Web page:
High precision (<20 cm) GPS constellation tracking data obtained from the network of about 400 dedicated global stations that are of interest to geodetic study may be obtained through the following services provided by the International GNSS Service (IGS). The IGS is a service of the International Association of Geodesy (IAG).

     FTP:    igscb.jpl.nasa.gov  [directory /igscb]
     WWW:    http://igscb.jpl.nasa.gov/
     E-mail: igscb@cobra.jpl.nasa.gov

The standard format of the GPS situation appeared in SPACEWARN Bulletin No. 518. It will not be repeated since an excellent source of trajectory- and science-related GPS information is at:

http://www.colorado.edu/geography/gcraft/notes/gps/gps_f.html

It provides many links to GPS related databases.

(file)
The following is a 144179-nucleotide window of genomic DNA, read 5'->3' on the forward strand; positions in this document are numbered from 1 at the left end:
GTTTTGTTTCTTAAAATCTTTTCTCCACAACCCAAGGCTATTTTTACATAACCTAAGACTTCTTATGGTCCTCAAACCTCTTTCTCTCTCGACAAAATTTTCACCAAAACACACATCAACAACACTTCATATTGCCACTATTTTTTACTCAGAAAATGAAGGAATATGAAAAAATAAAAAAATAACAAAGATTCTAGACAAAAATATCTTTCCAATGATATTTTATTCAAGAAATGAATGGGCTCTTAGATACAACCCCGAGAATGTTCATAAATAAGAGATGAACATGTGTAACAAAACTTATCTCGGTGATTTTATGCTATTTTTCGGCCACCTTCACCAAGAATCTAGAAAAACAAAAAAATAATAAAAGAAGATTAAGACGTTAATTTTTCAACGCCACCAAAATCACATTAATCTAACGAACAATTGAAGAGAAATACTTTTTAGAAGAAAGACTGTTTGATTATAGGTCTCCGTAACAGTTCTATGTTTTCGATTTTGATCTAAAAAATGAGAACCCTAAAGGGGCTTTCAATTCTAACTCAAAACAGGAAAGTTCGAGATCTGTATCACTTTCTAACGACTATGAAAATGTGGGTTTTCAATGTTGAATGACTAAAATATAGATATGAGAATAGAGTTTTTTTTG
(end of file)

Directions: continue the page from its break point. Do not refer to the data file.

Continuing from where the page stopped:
The latest addition to the fleet is Navstar 54, 2004-009A.

Russian Global Navigational (Positioning) Spacecraft, GLONASS constellation.

SPACEWARN requests updates/additions from readers to this list.

All GLONASS spacecraft are in the general Cosmos series. The Cosmos numbers invoked by USSPACECOM have often differed from the numbers (NNNN) associated in Russia; when different, the USSPACECOM Cosmos numbers are shown in parentheses. The corresponding GLONASS numbers are Russian numbers, followed by the numbers in parentheses that are sometimes attributed to them outside Russia.

The operating frequencies in MHz are computed from the channel number K. Frequencies (MHz) = 1602.0 + 0.5625K and L2 = 1246.0 + 0.4375K.

The standard format of the GLONASS situation last appeared in SPACEWARN Bulletin No. 545. It will not be repeated in view of the excellent updated source at: http://www.glonass-ianc.rsa.ru/ maintained by the Information-Analytical Center (IAC), Russian Space Agency.

Visually bright objects.

See http://www.space-track.org/perl/bulk_files.pl. Users must register. Conditions apply.